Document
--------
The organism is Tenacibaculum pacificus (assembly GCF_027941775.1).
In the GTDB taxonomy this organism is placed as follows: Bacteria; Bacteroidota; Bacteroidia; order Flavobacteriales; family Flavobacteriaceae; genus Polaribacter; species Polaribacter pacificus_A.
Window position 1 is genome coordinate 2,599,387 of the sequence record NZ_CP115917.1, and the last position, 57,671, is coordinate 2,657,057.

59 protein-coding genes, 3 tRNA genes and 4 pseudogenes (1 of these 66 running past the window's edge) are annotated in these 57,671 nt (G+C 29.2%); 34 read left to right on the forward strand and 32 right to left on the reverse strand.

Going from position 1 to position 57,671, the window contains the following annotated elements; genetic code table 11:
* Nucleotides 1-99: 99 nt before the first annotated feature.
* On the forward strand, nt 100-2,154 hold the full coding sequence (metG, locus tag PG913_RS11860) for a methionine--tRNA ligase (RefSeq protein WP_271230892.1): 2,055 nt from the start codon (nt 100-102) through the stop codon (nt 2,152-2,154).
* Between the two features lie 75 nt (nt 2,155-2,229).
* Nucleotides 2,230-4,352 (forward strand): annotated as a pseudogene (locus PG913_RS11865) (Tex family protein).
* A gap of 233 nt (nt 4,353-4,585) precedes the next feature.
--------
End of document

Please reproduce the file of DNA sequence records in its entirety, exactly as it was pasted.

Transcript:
The organism is Tenacibaculum pacificus (assembly GCF_027941775.1).
In the GTDB taxonomy this organism is placed as follows: Bacteria; Bacteroidota; Bacteroidia; order Flavobacteriales; family Flavobacteriaceae; genus Polaribacter; species Polaribacter pacificus_A.
Window position 1 is genome coordinate 2,599,387 of the sequence record NZ_CP115917.1, and the last position, 57,671, is coordinate 2,657,057.

59 protein-coding genes, 3 tRNA genes and 4 pseudogenes (1 of these 66 running past the window's edge) are annotated in these 57,671 nt (G+C 29.2%); 34 read left to right on the forward strand and 32 right to left on the reverse strand.

Going from position 1 to position 57,671, the window contains the following annotated elements; genetic code table 11:
* Nucleotides 1-99: 99 nt before the first annotated feature.
* On the forward strand, nt 100-2,154 hold the full coding sequence (metG, locus tag PG913_RS11860) for a methionine--tRNA ligase (RefSeq protein WP_271230892.1): 2,055 nt from the start codon (nt 100-102) through the stop codon (nt 2,152-2,154).
* Between the two features lie 75 nt (nt 2,155-2,229).
* Nucleotides 2,230-4,352 (forward strand): annotated as a pseudogene (locus PG913_RS11865) (Tex family protein).
* A gap of 233 nt (nt 4,353-4,585) precedes the next feature.